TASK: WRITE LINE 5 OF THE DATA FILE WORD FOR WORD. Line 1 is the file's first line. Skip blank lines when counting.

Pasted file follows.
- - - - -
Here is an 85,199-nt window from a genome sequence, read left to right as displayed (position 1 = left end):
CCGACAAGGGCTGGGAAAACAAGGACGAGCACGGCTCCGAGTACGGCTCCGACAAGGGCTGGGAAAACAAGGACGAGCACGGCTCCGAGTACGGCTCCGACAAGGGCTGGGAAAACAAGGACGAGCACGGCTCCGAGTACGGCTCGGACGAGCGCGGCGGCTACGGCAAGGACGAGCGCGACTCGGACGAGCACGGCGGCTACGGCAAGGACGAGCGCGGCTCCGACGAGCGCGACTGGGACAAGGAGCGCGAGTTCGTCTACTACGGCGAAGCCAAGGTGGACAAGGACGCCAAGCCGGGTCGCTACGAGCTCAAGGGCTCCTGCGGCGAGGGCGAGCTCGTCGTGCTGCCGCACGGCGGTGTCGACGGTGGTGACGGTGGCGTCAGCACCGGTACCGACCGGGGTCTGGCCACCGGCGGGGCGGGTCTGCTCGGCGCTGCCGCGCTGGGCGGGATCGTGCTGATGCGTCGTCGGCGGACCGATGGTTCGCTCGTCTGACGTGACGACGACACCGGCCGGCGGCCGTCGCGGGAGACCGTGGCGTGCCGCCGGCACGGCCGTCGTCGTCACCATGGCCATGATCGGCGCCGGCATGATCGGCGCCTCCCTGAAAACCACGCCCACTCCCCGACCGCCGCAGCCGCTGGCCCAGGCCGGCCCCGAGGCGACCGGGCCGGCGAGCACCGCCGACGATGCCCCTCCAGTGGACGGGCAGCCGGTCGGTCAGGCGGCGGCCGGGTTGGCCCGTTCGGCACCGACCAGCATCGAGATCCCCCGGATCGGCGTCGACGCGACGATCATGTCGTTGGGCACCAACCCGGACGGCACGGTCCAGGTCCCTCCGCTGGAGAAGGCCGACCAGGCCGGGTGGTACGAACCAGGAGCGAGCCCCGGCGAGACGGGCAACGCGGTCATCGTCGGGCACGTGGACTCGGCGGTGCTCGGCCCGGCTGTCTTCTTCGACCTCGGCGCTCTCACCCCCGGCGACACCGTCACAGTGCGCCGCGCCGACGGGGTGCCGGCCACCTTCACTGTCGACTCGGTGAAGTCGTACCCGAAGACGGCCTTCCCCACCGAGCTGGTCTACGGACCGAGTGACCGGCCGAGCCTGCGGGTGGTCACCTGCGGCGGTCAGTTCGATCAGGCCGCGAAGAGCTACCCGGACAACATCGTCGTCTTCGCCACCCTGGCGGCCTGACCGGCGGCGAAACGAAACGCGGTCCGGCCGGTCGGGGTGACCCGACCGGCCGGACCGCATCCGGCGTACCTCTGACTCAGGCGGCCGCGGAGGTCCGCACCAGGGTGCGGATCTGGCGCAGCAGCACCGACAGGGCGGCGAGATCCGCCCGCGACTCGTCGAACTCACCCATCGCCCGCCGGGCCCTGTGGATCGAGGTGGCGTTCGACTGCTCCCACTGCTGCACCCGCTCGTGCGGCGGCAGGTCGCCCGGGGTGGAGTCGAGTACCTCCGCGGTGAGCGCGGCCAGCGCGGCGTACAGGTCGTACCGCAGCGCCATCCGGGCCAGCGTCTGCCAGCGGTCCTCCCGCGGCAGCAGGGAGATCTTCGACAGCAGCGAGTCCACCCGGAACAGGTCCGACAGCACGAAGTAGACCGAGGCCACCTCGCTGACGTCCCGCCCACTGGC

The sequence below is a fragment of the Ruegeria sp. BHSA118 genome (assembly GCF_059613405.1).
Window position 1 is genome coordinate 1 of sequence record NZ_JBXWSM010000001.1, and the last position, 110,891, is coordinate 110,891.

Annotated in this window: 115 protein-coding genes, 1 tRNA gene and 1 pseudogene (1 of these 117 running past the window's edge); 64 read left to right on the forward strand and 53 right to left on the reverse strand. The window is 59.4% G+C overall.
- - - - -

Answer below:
Annotated in this window: 115 protein-coding genes, 1 tRNA gene and 1 pseudogene (1 of these 117 running past the window's edge); 64 read left to right on the forward strand and 53 right to left on the reverse strand. The window is 59.4% G+C overall.